KPIRefurbish, resell, and reuse rate, percent FY1524.78% FY1619.00% FY1715.74% FY1831.04% FY1913.14% FY2015.29% CommentsMaterial returned from customers, stock rotations, or internal sources that is redeployed by Value Recovery and Repo Depot groups to Cisco Service Supply, Cisco Refresh, or internal users to avoid new purchases
KPIRecycle rate, percent FY1574.95% FY1680.72% FY1783.90% FY1868.61% FY1986.48% FY2084.55% CommentsAll remaining electronic waste materials, including plastics, precious and non-precious metals, that are shredded and recycled by our contracted e-scrap recyclers
KPIReturned material sent to landfill, percent FY150.27% FY160.28% FY170.36% FY180.35% FY190.38% FY200.16% CommentsLandfill material consists only of nonelectronic waste materials, such as broken pallets, wet cardboard, and shrink wrap accompanying Cisco products returned by customers for recycling

Recycling and harvesting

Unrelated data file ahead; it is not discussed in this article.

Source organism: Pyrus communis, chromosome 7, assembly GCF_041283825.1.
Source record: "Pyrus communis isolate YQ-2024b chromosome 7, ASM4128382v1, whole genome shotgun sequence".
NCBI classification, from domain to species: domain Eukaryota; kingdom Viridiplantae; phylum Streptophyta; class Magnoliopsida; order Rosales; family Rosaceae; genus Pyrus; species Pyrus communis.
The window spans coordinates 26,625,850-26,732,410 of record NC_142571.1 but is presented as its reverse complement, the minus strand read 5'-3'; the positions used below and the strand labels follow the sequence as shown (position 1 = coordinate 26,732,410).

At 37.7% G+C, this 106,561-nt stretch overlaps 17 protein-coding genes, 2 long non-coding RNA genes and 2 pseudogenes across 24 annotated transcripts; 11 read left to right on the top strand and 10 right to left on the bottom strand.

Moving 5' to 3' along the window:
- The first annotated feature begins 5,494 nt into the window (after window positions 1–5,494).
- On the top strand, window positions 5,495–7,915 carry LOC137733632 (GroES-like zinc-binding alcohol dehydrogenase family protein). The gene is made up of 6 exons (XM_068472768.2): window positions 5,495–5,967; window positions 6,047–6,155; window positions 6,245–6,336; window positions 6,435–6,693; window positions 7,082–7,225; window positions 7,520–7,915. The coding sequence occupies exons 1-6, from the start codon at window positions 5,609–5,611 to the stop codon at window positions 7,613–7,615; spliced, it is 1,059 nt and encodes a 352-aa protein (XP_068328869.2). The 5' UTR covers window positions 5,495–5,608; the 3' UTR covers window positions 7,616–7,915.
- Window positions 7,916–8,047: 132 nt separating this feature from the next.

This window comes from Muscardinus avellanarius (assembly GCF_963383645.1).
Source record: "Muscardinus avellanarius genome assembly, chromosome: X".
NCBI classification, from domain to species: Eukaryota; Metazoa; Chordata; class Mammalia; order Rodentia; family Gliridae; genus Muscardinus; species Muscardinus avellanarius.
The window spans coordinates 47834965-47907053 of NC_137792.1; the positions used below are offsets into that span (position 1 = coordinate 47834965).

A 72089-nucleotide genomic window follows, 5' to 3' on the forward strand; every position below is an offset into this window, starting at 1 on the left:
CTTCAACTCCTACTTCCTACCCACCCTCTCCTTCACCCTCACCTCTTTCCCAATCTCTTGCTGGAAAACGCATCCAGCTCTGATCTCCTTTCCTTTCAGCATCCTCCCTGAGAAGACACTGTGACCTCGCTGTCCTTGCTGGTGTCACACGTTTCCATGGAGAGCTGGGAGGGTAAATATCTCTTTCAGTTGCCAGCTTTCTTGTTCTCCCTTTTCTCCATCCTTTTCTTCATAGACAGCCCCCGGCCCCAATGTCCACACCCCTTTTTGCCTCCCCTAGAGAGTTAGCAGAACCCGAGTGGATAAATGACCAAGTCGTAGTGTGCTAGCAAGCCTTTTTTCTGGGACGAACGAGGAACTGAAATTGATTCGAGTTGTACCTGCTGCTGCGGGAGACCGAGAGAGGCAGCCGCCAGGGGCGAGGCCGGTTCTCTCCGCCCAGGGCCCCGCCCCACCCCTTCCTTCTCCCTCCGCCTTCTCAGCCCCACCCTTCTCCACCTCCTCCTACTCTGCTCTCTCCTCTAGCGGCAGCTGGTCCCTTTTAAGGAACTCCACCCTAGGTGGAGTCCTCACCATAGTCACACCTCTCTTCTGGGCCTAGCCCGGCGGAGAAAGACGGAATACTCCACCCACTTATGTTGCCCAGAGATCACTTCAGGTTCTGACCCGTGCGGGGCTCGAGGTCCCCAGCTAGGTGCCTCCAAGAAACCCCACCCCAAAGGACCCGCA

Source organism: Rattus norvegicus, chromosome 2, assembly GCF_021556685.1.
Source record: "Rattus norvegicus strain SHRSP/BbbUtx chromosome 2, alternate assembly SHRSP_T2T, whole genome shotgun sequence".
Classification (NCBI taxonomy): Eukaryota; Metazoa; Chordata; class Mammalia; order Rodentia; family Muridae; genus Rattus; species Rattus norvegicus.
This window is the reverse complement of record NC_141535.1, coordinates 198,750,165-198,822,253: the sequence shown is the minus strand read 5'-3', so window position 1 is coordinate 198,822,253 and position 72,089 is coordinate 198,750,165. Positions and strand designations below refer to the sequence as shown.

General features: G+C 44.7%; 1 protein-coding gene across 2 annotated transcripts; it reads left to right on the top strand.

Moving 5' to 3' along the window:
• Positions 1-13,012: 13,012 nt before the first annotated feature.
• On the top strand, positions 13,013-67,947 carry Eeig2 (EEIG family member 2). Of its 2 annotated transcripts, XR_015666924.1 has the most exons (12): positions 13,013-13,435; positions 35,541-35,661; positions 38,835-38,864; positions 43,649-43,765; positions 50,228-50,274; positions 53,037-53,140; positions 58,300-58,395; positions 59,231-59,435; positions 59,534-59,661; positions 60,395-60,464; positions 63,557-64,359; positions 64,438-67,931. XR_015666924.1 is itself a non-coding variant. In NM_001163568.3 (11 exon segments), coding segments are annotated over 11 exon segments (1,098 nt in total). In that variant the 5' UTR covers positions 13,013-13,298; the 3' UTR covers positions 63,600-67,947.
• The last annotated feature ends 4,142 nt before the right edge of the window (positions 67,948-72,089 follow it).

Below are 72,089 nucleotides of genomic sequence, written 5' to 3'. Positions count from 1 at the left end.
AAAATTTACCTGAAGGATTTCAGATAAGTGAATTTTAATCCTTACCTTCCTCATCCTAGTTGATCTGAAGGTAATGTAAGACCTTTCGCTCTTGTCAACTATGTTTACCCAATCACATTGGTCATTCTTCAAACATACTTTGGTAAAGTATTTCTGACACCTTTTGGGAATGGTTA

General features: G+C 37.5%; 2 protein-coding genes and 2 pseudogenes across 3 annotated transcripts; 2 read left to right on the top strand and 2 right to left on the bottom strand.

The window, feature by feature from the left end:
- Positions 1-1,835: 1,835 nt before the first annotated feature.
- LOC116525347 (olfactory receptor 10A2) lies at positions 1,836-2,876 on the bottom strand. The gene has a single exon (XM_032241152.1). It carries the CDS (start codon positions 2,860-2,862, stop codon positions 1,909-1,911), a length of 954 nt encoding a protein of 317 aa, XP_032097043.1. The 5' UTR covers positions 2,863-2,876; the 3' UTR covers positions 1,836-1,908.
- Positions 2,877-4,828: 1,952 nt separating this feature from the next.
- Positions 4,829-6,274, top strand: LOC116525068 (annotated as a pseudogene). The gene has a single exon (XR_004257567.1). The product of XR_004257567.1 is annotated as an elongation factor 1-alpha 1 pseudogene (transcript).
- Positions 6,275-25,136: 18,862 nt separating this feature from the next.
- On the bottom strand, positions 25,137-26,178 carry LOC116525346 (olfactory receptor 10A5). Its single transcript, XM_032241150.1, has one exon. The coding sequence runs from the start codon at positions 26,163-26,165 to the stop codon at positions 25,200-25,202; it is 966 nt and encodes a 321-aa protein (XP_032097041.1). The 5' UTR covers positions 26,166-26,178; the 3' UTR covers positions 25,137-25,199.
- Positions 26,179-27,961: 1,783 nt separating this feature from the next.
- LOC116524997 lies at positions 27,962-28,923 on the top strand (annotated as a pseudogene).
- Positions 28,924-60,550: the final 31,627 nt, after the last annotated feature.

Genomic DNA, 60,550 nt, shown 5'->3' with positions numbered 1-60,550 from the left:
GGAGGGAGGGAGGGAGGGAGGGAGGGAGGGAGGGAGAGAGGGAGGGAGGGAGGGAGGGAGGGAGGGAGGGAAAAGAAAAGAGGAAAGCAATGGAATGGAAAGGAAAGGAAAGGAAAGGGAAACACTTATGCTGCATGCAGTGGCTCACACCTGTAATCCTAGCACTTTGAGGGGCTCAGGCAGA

We currently have two contracted e-scrap recyclers. Each recycler uses both company-owned facilities and subcontracted recyclers to provide global recycling coverage. Cisco’s contracted recyclers are certified to one or more e-scrap-specific recycling standards, such as R2, R2 RIOS, eStewards, and WEEELABEX.

Additionally, our contracts require recyclers to enforce our strict and formally documented recycling processes with any of their subcontractors doing Cisco work. We approve every prospective recycling company and every recycling location before sending any Cisco equipment for processing.